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The Nation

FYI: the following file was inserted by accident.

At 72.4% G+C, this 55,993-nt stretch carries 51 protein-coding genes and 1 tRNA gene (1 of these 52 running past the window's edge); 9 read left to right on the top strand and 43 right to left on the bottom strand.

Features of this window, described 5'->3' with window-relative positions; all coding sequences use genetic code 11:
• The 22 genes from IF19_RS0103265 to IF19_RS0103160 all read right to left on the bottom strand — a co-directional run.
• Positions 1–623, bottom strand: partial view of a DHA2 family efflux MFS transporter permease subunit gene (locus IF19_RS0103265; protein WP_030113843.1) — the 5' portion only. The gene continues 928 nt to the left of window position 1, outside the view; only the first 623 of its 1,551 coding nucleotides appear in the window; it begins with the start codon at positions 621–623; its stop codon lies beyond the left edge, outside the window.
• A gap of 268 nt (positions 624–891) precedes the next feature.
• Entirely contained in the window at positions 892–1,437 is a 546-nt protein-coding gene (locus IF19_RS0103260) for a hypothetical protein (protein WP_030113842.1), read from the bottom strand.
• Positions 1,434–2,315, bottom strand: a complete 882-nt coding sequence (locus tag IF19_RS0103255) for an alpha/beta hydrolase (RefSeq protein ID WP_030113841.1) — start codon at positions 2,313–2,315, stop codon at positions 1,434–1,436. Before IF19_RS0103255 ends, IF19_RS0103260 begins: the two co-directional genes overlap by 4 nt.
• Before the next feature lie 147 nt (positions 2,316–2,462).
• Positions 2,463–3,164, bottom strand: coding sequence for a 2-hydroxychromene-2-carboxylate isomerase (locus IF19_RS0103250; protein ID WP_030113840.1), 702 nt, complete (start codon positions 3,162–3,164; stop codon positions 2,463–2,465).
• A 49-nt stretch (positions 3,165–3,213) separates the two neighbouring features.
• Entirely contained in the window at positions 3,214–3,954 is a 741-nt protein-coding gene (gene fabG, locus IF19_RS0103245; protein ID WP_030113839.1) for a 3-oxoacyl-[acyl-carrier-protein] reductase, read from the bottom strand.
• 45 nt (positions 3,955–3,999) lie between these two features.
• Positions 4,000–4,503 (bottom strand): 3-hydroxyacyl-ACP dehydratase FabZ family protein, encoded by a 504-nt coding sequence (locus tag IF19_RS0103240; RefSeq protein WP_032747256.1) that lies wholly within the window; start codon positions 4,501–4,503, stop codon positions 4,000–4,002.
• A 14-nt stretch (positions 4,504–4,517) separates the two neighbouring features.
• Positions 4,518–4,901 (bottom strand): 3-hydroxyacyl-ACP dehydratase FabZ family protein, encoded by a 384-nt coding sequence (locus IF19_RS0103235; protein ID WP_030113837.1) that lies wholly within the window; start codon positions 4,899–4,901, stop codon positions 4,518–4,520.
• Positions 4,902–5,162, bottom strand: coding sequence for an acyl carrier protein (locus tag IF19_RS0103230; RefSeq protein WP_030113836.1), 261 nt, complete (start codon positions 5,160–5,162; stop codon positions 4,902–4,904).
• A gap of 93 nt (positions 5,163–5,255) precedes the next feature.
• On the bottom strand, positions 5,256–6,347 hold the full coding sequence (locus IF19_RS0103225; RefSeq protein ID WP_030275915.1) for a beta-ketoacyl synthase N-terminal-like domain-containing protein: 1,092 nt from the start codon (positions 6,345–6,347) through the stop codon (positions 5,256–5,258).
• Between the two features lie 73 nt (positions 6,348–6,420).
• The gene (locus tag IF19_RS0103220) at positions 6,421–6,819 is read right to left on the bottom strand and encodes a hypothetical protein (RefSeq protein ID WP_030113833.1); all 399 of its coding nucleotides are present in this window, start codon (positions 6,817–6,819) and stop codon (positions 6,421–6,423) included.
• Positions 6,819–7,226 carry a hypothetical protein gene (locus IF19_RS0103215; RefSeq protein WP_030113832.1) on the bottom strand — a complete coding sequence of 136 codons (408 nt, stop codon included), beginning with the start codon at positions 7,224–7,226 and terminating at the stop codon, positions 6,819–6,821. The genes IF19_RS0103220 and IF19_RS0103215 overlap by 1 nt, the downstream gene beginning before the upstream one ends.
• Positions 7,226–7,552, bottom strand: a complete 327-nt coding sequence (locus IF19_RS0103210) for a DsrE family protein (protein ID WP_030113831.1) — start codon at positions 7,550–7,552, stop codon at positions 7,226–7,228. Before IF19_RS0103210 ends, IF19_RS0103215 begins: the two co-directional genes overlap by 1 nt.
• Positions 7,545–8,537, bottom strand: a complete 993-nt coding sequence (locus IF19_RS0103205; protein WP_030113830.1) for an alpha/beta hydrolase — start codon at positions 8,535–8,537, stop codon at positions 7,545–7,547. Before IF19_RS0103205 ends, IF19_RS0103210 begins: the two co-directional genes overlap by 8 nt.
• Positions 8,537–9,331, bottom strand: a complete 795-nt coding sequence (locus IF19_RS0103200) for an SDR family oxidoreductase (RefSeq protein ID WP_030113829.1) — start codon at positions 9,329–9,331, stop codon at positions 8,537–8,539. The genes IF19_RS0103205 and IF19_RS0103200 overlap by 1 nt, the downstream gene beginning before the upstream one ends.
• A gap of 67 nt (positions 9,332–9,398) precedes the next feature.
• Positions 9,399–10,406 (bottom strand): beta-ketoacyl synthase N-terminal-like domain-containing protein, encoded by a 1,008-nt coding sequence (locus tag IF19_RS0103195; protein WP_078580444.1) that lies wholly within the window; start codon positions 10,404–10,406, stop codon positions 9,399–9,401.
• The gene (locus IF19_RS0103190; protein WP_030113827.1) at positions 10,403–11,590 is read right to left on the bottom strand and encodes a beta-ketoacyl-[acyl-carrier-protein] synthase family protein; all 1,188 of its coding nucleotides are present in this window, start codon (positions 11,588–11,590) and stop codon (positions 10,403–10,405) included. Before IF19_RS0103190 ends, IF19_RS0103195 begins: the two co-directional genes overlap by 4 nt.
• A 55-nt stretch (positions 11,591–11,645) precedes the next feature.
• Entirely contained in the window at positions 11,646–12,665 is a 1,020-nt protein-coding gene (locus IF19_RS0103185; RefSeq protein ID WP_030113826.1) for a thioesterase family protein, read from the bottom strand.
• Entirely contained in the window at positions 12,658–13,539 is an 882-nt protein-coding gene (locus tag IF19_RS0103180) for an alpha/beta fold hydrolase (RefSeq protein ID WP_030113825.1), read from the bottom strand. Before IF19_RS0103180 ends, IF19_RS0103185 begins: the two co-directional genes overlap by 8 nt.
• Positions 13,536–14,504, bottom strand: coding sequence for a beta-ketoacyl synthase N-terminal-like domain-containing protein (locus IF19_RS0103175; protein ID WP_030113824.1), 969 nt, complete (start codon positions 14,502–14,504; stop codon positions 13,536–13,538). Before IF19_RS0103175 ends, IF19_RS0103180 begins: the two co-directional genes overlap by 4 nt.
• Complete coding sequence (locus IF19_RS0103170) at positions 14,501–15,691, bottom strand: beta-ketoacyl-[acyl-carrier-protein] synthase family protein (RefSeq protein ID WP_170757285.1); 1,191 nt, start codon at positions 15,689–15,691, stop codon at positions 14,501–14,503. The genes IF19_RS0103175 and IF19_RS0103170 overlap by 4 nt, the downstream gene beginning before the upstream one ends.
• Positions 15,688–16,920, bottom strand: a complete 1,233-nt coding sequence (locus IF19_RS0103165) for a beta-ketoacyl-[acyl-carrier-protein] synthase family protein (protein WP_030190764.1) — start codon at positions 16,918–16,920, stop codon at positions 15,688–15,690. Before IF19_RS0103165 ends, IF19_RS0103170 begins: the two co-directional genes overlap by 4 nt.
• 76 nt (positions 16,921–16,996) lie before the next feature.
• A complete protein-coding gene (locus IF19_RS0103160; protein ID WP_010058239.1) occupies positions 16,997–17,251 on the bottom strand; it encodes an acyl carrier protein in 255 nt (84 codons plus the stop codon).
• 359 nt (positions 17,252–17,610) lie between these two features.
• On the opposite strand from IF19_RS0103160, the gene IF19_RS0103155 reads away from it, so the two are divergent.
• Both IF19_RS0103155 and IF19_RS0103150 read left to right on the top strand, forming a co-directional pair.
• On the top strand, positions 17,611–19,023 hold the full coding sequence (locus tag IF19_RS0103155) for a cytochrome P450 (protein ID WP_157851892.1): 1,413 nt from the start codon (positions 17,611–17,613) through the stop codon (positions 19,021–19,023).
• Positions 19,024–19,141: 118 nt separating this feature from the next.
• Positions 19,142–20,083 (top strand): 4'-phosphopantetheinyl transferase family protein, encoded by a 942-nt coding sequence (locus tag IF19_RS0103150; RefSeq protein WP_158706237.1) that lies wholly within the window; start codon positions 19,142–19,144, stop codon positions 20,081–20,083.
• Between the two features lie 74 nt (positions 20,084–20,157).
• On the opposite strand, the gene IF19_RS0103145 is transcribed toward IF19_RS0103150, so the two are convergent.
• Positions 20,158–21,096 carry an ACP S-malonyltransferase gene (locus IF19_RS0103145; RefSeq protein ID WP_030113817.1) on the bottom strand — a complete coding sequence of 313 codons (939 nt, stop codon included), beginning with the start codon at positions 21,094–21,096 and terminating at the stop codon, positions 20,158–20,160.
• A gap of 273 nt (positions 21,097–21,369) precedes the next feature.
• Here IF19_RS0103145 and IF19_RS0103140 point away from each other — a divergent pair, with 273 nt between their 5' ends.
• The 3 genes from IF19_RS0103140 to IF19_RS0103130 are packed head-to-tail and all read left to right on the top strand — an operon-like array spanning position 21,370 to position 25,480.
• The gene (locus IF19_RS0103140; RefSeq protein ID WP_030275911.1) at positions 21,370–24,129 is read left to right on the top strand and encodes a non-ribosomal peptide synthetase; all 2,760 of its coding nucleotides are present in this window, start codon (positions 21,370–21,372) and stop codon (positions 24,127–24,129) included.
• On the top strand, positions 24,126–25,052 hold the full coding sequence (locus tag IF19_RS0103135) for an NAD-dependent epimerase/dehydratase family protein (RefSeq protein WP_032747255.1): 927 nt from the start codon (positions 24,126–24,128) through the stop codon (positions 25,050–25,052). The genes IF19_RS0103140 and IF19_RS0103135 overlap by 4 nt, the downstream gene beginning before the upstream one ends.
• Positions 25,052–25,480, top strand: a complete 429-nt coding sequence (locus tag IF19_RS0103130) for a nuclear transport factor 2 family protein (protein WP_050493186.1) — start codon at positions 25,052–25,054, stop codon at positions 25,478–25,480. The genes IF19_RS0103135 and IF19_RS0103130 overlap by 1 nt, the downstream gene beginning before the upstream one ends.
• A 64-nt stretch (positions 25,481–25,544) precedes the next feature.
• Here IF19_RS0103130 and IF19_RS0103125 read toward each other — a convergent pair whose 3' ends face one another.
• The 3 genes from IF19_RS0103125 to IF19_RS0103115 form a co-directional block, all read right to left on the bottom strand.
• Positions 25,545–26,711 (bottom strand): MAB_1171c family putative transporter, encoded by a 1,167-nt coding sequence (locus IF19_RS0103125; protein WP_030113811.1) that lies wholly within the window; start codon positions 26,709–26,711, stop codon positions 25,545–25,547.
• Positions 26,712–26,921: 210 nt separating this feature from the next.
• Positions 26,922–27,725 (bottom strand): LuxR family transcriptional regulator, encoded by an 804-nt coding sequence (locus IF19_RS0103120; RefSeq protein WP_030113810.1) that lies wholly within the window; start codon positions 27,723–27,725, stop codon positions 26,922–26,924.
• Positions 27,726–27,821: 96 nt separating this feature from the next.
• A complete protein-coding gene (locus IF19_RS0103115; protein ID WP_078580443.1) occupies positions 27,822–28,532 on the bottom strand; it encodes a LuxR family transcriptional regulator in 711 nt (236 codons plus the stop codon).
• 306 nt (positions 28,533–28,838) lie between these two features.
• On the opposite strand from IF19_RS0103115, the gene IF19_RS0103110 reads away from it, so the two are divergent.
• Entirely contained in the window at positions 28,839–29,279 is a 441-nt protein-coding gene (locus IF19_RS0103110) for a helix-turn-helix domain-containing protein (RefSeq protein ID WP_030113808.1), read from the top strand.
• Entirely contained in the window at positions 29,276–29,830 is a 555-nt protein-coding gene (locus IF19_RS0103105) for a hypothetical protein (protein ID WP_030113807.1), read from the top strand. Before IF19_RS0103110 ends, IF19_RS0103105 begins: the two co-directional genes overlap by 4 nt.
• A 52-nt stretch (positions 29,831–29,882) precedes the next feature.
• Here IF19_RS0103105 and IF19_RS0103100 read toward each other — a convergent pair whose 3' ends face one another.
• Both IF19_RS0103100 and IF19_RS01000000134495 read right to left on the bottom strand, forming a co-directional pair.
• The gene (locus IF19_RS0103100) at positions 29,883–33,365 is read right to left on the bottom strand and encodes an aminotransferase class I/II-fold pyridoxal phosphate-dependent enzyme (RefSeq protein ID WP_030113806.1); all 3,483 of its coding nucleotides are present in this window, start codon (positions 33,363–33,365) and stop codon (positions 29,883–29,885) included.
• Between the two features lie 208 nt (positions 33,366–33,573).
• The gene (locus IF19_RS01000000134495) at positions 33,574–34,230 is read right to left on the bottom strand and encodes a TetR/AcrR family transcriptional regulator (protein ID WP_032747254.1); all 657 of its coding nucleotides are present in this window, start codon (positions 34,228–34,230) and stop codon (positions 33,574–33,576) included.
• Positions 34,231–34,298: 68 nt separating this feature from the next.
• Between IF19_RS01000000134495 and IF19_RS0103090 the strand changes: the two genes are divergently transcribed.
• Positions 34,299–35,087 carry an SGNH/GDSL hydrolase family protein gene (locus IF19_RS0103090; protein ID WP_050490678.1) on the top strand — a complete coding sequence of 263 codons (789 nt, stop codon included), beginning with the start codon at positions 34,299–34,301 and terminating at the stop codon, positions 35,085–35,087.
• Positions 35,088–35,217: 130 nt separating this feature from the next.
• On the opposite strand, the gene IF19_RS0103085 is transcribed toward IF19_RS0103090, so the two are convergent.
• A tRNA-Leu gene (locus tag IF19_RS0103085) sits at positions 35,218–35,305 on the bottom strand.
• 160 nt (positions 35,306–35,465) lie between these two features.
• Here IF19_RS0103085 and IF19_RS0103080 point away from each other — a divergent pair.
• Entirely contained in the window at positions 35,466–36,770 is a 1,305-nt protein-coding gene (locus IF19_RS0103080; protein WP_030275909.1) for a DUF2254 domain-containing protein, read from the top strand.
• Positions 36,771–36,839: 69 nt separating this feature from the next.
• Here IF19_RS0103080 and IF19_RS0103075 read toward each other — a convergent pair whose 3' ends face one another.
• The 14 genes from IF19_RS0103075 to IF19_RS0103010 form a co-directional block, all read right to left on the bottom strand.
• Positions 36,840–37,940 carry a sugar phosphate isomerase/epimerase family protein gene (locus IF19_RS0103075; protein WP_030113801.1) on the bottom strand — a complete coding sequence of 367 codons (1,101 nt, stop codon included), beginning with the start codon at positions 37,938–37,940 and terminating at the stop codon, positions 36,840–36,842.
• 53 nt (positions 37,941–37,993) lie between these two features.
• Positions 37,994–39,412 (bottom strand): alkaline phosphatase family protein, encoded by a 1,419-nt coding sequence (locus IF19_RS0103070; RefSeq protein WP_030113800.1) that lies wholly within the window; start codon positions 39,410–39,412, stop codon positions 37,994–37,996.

Scientists plan to test the drug azidothymidine (AZT) on pregnant women infected with the AIDS virus in the hope that it will reduce the chance of their unborn babies being infected, the Washington Post reported. Administering such a powerful drug during pregnancy, risking possible side effects in both mother and fetus, is an unprecedented break with medical tradition, which holds that drugs are to be avoided in pregnant women whenever possible. But AIDS researchers said they believe it is justified by studies in pregnant mice that suggest AZT may be able to protect the fetus from the virus or at least moderate its effects. The prevailing estimate is that half of infants born to infected mothers will be infected with the virus, but some experts put the figure as low as 20% or as high as 60%.


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